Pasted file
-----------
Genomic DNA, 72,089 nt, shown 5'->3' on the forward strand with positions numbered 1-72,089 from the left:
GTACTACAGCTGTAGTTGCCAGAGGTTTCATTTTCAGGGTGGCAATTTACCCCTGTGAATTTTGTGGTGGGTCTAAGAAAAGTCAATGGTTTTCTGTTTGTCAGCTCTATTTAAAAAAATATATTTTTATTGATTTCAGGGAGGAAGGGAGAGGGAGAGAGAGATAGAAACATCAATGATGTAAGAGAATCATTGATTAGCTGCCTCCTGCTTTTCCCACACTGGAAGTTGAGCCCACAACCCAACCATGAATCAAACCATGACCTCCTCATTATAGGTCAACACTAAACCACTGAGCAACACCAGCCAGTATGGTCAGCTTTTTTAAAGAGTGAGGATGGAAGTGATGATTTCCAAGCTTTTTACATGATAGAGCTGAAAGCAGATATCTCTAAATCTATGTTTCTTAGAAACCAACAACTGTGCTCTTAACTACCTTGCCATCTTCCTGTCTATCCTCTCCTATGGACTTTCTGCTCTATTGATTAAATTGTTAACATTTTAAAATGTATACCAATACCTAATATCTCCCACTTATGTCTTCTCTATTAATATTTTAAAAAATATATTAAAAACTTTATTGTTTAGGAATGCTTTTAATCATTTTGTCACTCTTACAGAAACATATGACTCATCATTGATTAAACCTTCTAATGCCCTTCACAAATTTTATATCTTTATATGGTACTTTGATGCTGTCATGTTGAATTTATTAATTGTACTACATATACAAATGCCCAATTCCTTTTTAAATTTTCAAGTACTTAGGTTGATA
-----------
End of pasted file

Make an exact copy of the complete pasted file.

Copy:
Genomic DNA, 72,089 nt, shown 5'->3' on the forward strand with positions numbered 1-72,089 from the left:
GTACTACAGCTGTAGTTGCCAGAGGTTTCATTTTCAGGGTGGCAATTTACCCCTGTGAATTTTGTGGTGGGTCTAAGAAAAGTCAATGGTTTTCTGTTTGTCAGCTCTATTTAAAAAAATATATTTTTATTGATTTCAGGGAGGAAGGGAGAGGGAGAGAGAGATAGAAACATCAATGATGTAAGAGAATCATTGATTAGCTGCCTCCTGCTTTTCCCACACTGGAAGTTGAGCCCACAACCCAACCATGAATCAAACCATGACCTCCTCATTATAGGTCAACACTAAACCACTGAGCAACACCAGCCAGTATGGTCAGCTTTTTTAAAGAGTGAGGATGGAAGTGATGATTTCCAAGCTTTTTACATGATAGAGCTGAAAGCAGATATCTCTAAATCTATGTTTCTTAGAAACCAACAACTGTGCTCTTAACTACCTTGCCATCTTCCTGTCTATCCTCTCCTATGGACTTTCTGCTCTATTGATTAAATTGTTAACATTTTAAAATGTATACCAATACCTAATATCTCCCACTTATGTCTTCTCTATTAATATTTTAAAAAATATATTAAAAACTTTATTGTTTAGGAATGCTTTTAATCATTTTGTCACTCTTACAGAAACATATGACTCATCATTGATTAAACCTTCTAATGCCCTTCACAAATTTTATATCTTTATATGGTACTTTGATGCTGTCATGTTGAATTTATTAATTGTACTACATATACAAATGCCCAATTCCTTTTTAAATTTTCAAGTACTTAGGTTGATA